The “institutional-minded interests” of Harrington and others, Cole asserts, caused the partnerships to fall apart.

Further discrimination

Outside of the South, Cole adds, White presidents’ actions “derived from one of the most prevalent white supremacist beliefs: that whites were best at advising Black colleges, and Black people generally about how to rectify societal racial equalities. In short, Blackness was valued as long as it was under white control.”

Shrugging off the cross pressures Mr. Beadle faced, Cole castigates him for moving slowly to ban discrimination by landlords renting apartments to University of Chicago students and supporting urban renewal in the predominantly Black neighborhoods surrounding the institution.

By “displacing rather than embracing” these communities, Cole writes, Beadle and other presidents of prestigious urban universities “furthered spatial and disenfranchisement” at a time when they “could have vouched for millions of dollars to dismantle discrimination.”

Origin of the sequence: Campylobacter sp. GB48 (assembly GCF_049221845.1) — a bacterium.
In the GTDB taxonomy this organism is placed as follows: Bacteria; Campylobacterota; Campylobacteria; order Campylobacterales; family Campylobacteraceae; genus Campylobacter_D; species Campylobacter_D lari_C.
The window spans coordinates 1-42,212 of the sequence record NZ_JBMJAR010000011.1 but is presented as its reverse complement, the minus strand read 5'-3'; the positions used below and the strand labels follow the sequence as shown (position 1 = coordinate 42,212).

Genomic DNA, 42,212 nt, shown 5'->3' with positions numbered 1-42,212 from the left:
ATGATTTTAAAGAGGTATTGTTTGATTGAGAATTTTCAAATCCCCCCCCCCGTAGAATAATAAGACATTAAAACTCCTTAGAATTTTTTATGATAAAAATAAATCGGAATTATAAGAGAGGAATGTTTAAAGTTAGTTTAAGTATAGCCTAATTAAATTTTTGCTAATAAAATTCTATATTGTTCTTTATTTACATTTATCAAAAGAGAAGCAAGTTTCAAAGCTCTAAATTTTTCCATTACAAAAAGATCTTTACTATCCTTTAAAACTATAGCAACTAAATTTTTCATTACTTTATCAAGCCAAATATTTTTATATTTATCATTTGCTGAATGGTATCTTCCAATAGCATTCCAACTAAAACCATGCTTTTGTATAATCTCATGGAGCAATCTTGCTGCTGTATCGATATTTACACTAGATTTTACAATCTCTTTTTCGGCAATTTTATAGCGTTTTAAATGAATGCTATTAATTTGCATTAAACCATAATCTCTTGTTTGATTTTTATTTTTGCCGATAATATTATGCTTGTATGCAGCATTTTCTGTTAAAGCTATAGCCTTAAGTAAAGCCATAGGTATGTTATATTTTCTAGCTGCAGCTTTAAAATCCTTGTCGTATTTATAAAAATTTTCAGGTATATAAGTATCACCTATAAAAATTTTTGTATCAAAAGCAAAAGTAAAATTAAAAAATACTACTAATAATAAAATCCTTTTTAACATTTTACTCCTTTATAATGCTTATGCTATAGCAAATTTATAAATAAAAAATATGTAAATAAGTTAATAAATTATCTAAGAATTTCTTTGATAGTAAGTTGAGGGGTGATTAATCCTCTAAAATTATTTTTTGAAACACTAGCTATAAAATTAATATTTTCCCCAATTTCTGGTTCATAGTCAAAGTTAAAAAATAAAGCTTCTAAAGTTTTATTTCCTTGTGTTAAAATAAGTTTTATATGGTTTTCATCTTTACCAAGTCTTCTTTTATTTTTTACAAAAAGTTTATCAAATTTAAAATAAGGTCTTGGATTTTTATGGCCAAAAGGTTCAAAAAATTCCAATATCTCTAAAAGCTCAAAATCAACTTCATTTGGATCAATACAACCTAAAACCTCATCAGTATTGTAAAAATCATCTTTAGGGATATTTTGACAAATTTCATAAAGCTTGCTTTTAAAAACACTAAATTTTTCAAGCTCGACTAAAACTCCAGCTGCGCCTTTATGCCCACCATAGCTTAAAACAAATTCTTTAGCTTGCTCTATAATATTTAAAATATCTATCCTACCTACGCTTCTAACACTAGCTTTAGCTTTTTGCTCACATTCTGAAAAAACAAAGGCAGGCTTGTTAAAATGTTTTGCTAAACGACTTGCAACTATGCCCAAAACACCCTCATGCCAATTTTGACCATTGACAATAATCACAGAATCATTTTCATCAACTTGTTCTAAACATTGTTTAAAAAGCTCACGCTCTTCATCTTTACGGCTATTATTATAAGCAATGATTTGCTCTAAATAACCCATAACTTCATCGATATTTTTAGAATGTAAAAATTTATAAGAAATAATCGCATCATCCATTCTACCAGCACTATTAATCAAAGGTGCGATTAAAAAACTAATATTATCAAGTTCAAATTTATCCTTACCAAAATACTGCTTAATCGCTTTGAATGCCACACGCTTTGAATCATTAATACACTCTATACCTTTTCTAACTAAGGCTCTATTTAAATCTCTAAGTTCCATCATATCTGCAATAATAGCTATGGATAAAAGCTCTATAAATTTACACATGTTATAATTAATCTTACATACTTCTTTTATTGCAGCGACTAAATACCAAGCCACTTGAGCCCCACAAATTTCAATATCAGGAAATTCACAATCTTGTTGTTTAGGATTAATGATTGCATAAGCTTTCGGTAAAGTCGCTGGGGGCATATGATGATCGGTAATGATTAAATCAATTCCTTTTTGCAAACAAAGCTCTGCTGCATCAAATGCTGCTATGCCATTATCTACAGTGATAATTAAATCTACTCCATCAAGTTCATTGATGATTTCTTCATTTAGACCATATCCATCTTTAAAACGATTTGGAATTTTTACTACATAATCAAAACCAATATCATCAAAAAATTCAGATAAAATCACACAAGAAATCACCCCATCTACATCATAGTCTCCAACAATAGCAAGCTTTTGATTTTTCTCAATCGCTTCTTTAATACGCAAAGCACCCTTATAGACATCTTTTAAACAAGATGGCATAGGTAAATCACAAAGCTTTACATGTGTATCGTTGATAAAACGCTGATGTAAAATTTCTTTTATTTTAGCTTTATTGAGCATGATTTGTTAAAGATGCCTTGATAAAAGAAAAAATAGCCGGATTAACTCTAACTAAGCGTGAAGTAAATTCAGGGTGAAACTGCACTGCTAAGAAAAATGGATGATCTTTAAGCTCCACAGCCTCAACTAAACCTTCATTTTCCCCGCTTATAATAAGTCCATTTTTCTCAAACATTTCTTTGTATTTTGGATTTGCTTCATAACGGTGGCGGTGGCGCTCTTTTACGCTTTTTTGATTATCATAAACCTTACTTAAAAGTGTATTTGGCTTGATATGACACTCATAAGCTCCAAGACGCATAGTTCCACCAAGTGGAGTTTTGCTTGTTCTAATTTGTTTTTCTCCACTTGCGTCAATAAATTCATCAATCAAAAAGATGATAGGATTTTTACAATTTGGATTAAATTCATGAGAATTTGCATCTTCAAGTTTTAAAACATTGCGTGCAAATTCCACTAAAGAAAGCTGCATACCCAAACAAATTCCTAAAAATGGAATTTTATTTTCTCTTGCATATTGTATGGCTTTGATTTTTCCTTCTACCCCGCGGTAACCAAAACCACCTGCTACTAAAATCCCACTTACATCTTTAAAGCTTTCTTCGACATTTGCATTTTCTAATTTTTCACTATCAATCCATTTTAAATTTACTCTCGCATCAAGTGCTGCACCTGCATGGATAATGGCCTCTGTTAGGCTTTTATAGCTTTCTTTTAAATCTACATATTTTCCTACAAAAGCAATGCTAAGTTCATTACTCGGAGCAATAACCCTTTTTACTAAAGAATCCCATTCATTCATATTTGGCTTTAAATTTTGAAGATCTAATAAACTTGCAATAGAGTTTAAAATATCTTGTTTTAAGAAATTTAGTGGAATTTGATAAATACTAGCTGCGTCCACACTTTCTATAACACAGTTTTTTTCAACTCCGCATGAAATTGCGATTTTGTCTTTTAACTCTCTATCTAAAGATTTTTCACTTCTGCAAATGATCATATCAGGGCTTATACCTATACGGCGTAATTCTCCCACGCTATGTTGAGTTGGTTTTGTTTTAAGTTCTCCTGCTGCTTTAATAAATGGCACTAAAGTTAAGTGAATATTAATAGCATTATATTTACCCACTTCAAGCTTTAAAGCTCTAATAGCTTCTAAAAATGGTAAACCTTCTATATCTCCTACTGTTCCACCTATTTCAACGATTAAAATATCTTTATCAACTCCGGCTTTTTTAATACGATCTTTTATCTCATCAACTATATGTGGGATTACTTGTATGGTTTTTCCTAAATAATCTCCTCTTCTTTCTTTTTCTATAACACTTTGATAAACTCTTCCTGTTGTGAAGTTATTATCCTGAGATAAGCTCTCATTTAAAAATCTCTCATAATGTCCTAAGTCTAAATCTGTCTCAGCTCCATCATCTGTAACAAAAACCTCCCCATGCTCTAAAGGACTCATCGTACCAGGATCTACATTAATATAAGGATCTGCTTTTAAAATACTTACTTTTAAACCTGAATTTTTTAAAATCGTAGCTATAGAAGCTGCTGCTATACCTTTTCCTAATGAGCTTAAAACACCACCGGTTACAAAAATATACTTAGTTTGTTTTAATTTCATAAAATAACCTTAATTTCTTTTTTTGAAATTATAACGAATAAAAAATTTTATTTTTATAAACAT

Continuing the conversation

Mindful of racial unrest on college campuses (and in the nation at large) in 2020, Cole concludes with the hope that “The Campus Color Line ‘’has shed light on the evolving roles, responsibilities, and limitations of college presidents.

Americans interested in higher education can best continue the conversation, in my judgment, by revisiting and re-evaluating how college presidents have navigated and should navigate the relationship between an institutional commitment to equal opportunity and racial justice and the financial, cultural, and political constraints and challenges they face in what may – or may not – be a new civil rights era.

Dr. Glenn C. Altschuler is the Thomas and Dorothy Litwin Professor of American Studies at Cornell University. He wrote this review for the Florida Courier.